Brandon C. Yen, The Excursion and Wordsworth's Iconography. Liverpool: Liverpool University Press, 2018. Pp. 316. £95. ISBN 9781786941336.

Brandon C. Yen's study argues that through an exploration of the 'iconography of landscape images' in The Excursion, political and 'historical weight' can be found in 'Wordsworth's apparently marginal images' (36). Presenting a complex web of intratextual and intertextual examples, Yen analyzes how Wordsworth develops and expands iconographies and how their implementation in The Excursion reasserts the poem's place in Wordsworth's major poetic project. The critical framework underlying this study is a successful 'middle point' between the prevailing interpretive traditions which focus on either The Excursion's 'philosophical abstraction' or its 'touristic realism' (36). Iconography imbues what appear as merely descriptive images with philosophical, political, and historical significance, which Yen argues is lacking from the existing scholarship on the poem.

The first chapter establishes what Yen sees as the prevailing thematic foundation of Wordsworth's poetic project: the themes of 'paradise lost' and 'paradise regained'. Through biblical and Miltonic images, Yen presents Wordsworth's association of the Fall of Man with the French Revolution. The Solitary's despondency is a result of a feeling of 'paradise lost' in the post-revolutionary world and, as Yen argues, the rhetorical exchanges between the characters and our reading of them is an ongoing attempt to regain paradise, or at least find belonging in a post-lapsarian/post-revolutionary world.

The following chapters present five 'active' images in The Excursion that are often considered 'marginal', 'descriptive', or 'collateral', but which are revealed to have more complex, implicit meanings that are often overlooked. Chapter 2 focuses on the first of these images: envisioning. Yen tracks the image of the 'prospect view' and its many valences. Yen exhibits how the variable interpretive capacity of the 'prospect view' derives iconographical meanings for Wordsworth despite being closely related to a 'politics of abstraction' (73).

The breadth of Yen's study is highlighted in Chapters 3 and 4, 'Rooting' and 'Dwelling', respectively. These chapters feature the majority of Yen's readings of pictorial sources. The descriptiveness of his introductions to the images are accompanied by equally lucid interpretations of the images. Tracing the symbolic etymologies of trees like the 'oak', 'mountain ash', and the 'Liberty Tree' through James Gillray, Edmund Burke, Samuel Taylor Coleridge, and others, Yen shows the intricate socio-economic and political meanings implicit in these seemingly 'collateral' images. Trees are associated with a place and the roots they put down are associated with dwelling or 'an instinct for home building' (191). Dwelling can transform a space into a 'place where one belongs' (211). The image of dwelling in Chapter 4 is explored through images of the 'ideal cottage', 'sanctuaries', and 'temples', which all factor in different ways to the sense of 'belonging' presented by the characters of The Excursion.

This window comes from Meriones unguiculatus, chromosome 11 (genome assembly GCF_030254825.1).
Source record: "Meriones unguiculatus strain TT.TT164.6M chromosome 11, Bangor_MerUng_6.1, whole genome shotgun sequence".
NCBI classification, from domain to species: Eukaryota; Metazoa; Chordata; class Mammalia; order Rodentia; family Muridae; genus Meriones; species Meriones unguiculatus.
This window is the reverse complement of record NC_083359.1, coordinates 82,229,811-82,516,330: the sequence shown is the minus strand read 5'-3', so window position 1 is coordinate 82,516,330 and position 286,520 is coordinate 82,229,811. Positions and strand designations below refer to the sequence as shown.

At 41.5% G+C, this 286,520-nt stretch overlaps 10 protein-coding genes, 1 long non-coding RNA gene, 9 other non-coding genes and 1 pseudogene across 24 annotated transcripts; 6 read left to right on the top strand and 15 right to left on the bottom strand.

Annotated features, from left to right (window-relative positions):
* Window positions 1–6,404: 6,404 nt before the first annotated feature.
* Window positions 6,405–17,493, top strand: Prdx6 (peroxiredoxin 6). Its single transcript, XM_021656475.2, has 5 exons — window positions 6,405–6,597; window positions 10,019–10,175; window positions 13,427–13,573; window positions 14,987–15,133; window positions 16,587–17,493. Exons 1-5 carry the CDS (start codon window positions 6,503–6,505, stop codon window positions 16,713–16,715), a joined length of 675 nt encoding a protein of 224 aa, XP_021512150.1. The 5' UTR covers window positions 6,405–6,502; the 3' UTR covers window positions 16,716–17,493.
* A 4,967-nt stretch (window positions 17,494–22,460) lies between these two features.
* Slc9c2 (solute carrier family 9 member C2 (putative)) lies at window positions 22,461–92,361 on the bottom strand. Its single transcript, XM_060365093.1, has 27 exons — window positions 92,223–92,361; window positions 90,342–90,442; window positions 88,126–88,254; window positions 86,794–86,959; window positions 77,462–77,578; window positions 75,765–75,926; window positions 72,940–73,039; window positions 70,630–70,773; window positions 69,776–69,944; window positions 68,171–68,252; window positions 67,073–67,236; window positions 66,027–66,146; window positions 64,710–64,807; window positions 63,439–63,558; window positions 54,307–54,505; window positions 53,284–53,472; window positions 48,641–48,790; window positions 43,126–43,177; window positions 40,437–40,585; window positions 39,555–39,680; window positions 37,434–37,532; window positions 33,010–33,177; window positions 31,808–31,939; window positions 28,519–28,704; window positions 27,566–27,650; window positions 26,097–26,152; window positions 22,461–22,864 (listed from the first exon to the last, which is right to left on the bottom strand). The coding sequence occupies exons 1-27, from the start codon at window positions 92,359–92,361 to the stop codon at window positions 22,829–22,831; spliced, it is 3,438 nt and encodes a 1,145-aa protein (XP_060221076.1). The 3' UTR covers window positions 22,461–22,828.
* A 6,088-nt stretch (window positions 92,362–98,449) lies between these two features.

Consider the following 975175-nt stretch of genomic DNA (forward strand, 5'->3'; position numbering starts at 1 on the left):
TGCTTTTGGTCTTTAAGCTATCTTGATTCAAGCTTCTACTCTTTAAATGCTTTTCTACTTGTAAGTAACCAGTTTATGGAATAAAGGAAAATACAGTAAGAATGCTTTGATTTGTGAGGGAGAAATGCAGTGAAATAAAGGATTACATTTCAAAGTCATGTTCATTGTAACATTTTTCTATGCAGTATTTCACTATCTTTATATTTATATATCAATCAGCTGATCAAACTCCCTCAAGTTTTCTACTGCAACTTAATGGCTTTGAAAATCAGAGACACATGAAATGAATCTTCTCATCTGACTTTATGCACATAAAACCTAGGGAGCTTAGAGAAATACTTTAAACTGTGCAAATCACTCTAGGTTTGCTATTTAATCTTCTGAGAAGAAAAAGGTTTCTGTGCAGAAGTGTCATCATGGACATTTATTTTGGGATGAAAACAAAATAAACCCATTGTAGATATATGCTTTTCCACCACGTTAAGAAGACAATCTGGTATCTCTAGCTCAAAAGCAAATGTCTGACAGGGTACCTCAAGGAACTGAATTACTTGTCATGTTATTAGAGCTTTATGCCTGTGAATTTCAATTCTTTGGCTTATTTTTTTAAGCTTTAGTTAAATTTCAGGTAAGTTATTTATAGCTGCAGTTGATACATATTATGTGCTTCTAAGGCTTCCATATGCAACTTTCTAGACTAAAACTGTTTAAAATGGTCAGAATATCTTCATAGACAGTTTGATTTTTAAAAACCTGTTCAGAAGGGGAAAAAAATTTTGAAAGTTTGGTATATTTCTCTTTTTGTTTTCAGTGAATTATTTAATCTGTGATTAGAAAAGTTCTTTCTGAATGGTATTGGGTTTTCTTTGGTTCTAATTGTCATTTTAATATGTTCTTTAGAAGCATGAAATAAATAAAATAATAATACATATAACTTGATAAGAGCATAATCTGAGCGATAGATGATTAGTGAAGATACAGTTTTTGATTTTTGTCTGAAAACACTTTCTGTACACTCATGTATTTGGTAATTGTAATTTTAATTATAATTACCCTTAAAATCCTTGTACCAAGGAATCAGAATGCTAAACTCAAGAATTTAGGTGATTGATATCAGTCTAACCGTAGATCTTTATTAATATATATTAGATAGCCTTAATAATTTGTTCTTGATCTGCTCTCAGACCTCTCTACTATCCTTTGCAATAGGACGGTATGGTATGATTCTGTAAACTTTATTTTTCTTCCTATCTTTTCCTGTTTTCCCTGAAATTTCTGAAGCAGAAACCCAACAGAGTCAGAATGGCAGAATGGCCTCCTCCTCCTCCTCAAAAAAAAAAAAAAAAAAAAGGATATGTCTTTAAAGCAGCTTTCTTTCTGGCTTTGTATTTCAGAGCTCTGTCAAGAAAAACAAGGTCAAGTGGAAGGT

There is an unresolved tension between some of the images of dwelling Yen presents, but this tension leads into the final chapter which takes up images that are not grounded nor abstract like those of the preceding chapters. 'Flowing' and 'reflecting' are 'fluid images' which have 'iconographical indeterminacy' in The Excursion (256). This chapter contains some of the most adept of Yen's prosodic readings to demonstrate how the flow of the text contributes to the development of the image in the poem. The indeterminacy is a result of the characters' varied implementations of water images. Though reflections in water are fragile, 'brotherly resemblances' and other reflective images create a 'bond of brotherhood' between the natural and the human as well as the past and present. Yen argues this image holds a special place of 'redemptive potential for Wordsworth'. Yen recognises in his conclusion that despite the fact that The Excursion is 'fraught with tensions that resist final reconciliation', 'we should not be deterred from seeking to understand the complex ways in which they are composed' (285). It seems that the indeterminacy and complexity Yen foregrounds by examining water images in the poem should be enough reason to study The Excursion with continued vigor.

An outstanding and persistent feature of the book is Yen's seamless integration of the poetry into his prose. This creates a hybrid voice, at once presenting the poetry for reconsideration and providing an enlightening interpretation of it. Ultimately, through this hybrid voice, Yen emerges as an advocate for renewed and increased scholarly attention to The Excursion. Yen asserts that The Excursion 'captures the spirit of the age […] through its explorations of ways to regain a sense of home in the post-revolutionary world with all its conundrums, a world that we still recognise today. The post-revolutionary/post-lapsarian condition in The Excursion is the human condition itself' (51). He argues throughout that the Wordsworthian themes as they are portrayed in The Excursion exhibit a universality and timelessness which lead Yen to what seems to be a simple underlying motivation of the study. He plainly states, 'The poem deserves a wider readership' (51).

Brandon Wernette, Tufts University

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